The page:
But, so, anyway. The first comment--actually, the first 3 or 4 comments--is S.M.Stirling "pointing out" that within a hundred years we'll have a perfect understanding of biology, and therefore we won't have disabilities, so why should we write about them.
Obviously one could argue with every assumption in that very weird statement. From a purely scientific standpoint, for a start... since we've never reached a perfect understanding of any other field of inquiry, we have no data points to infer how long it will take in biology. Nor do we have any reason to suppose that perfect understanding equals perfect control. We understand computer programs pretty well, after all, having created them.
Also, I just went to a seminar on neuroscience data, and we were all really excited by a database that mapped the physical shape of 13 neurons in the hippocampus. They had 2000 human neurons total. Not all from the same human, you understand, or connected to each other. I'm sure we'll get better at this over the next few years, but from a Bayesian standpoint I would bet a fair amount that perfection will take longer than a century.
But, so anyway. Circumstances did not permit me to get in a neuroscience slapfight on Tuesday merely because someone was wrong on the internet, and by the time I got back someone else had done it. Instead, I decided to take Stirling's scientific postulates for granted--we will have a perfect understanding of biology, and perfect understanding allows perfect control--and asked what disability would look like under those circumstances.
- The Nanobots That Fix Everything take an hour to integrate with your immune system. Your allergy to a key component kicks in at 30 minutes.
- Not everyone who understands biology is on the same side, politically, and now there are 2 (or 3, or 5, or 15) competing groups of Nanobots That Fix Everything in your bloodstream, with predictable results.
- Two desirable cures/enhancements are incompatible (e.g., improved memory versus enhanced inferential or creative ability). Society prefers one of these choices; circumstance has forced you to go with the other.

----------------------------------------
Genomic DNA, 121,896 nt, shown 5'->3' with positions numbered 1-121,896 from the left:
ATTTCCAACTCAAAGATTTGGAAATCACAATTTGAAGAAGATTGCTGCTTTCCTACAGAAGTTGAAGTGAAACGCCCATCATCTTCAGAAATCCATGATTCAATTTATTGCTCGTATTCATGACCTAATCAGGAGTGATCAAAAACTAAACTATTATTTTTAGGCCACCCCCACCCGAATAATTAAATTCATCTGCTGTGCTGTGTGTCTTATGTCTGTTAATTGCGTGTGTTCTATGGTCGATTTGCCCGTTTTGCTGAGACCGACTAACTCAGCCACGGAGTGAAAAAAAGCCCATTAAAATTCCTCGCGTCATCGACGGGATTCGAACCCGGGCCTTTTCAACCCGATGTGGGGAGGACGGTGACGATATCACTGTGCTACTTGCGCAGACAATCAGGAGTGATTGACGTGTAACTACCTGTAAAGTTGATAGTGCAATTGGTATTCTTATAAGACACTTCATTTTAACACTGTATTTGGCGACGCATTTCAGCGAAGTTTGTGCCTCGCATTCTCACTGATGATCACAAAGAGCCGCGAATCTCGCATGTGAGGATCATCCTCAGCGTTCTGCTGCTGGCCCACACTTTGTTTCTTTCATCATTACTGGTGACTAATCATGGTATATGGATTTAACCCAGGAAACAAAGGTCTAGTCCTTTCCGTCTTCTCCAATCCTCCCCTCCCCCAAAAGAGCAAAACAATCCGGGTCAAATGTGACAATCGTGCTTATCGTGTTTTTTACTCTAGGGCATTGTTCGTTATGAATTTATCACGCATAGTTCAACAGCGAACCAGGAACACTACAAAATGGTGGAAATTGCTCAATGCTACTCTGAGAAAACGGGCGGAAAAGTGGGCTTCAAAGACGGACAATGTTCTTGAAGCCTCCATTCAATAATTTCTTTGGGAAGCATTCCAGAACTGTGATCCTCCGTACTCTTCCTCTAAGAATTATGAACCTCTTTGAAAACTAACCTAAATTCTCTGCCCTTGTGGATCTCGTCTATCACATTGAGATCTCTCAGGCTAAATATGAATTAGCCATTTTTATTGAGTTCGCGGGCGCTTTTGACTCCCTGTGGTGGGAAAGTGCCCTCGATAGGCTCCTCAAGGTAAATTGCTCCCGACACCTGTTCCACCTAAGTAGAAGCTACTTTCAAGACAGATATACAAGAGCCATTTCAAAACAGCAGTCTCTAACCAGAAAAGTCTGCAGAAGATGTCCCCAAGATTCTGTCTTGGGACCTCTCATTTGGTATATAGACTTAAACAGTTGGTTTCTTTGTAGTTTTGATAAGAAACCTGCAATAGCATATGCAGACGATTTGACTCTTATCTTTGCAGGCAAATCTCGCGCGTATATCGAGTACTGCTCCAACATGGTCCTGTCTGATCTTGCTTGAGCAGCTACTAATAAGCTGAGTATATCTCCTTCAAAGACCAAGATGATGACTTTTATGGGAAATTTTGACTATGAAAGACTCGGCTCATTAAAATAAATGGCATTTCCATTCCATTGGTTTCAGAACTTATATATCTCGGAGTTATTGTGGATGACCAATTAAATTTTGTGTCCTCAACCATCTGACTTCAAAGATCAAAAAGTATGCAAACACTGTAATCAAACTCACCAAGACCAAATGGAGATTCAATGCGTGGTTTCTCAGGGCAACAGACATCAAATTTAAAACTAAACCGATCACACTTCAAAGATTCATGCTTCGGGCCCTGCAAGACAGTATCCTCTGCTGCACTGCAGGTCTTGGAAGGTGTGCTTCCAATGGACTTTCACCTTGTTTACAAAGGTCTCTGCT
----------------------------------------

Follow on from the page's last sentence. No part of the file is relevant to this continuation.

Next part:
- A particular cure takes months or years to become fully effective. In the mean time...
- Adapted to Jupiter, unemployed on the moon.
- Software bug (no one ever said we understood other fields perfectly).
- Treatment must take place during a critical period to be effective, but your parents were antivaxxers.
- We know how to get to perfect mental health, but it depends on stimuli no longer available, or made extremely inconvenient by societal mores. (Try refusing to use a computer after the sun goes down.)
- Your sister committed a heresy. We will be lenient, however, and only turn off your family's eyes for 10 years.
- Lack of insurance.
- The AIs who take over scientific research in 2074 understand biology perfectly. However, the AI who oversees your district has calculated a high probability that you will benefit psychologically from overcoming adversity. Your profile is that of someone who will experience post-traumatic growth and/or produce classic poetry. You wouldn't want to disappoint the computer, would you? The computer is your friend.
This is all composting in my head with Bruce Schneier's Beyond Fear, so expect stories about transhuman thieves with broken enhancements any day now. Or are we all set for cyberpunk at this point?
ETA: S.M. Stirling, not Steve Brust. Apologies to Brust, whose name was in my head because I just got excited about the publication date for Hawk.